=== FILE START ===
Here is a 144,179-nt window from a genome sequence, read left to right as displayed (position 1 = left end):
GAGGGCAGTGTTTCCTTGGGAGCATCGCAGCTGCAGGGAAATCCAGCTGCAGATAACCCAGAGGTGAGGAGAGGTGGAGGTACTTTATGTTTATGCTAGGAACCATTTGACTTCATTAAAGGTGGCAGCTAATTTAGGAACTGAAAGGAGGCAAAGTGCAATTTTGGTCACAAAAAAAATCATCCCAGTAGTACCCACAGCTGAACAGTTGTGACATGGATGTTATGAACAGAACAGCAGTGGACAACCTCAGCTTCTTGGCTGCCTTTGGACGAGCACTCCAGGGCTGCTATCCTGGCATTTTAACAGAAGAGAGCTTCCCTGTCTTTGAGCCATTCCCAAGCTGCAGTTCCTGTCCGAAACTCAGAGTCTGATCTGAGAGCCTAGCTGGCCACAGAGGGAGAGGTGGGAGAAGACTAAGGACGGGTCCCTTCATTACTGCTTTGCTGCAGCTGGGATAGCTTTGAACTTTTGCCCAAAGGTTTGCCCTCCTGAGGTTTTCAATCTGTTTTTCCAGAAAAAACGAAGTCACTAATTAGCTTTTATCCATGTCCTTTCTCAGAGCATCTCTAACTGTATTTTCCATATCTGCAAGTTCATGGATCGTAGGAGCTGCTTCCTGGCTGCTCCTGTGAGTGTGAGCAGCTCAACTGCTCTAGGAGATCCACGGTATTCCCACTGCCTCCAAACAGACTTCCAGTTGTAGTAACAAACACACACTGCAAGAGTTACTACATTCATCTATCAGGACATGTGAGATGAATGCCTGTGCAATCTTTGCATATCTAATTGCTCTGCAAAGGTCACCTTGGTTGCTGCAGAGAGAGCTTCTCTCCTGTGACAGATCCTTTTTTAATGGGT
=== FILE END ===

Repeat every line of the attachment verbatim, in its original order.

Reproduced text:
Here is a 144,179-nt window from a genome sequence, read left to right as displayed (position 1 = left end):
GAGGGCAGTGTTTCCTTGGGAGCATCGCAGCTGCAGGGAAATCCAGCTGCAGATAACCCAGAGGTGAGGAGAGGTGGAGGTACTTTATGTTTATGCTAGGAACCATTTGACTTCATTAAAGGTGGCAGCTAATTTAGGAACTGAAAGGAGGCAAAGTGCAATTTTGGTCACAAAAAAAATCATCCCAGTAGTACCCACAGCTGAACAGTTGTGACATGGATGTTATGAACAGAACAGCAGTGGACAACCTCAGCTTCTTGGCTGCCTTTGGACGAGCACTCCAGGGCTGCTATCCTGGCATTTTAACAGAAGAGAGCTTCCCTGTCTTTGAGCCATTCCCAAGCTGCAGTTCCTGTCCGAAACTCAGAGTCTGATCTGAGAGCCTAGCTGGCCACAGAGGGAGAGGTGGGAGAAGACTAAGGACGGGTCCCTTCATTACTGCTTTGCTGCAGCTGGGATAGCTTTGAACTTTTGCCCAAAGGTTTGCCCTCCTGAGGTTTTCAATCTGTTTTTCCAGAAAAAACGAAGTCACTAATTAGCTTTTATCCATGTCCTTTCTCAGAGCATCTCTAACTGTATTTTCCATATCTGCAAGTTCATGGATCGTAGGAGCTGCTTCCTGGCTGCTCCTGTGAGTGTGAGCAGCTCAACTGCTCTAGGAGATCCACGGTATTCCCACTGCCTCCAAACAGACTTCCAGTTGTAGTAACAAACACACACTGCAAGAGTTACTACATTCATCTATCAGGACATGTGAGATGAATGCCTGTGCAATCTTTGCATATCTAATTGCTCTGCAAAGGTCACCTTGGTTGCTGCAGAGAGAGCTTCTCTCCTGTGACAGATCCTTTTTTAATGGGT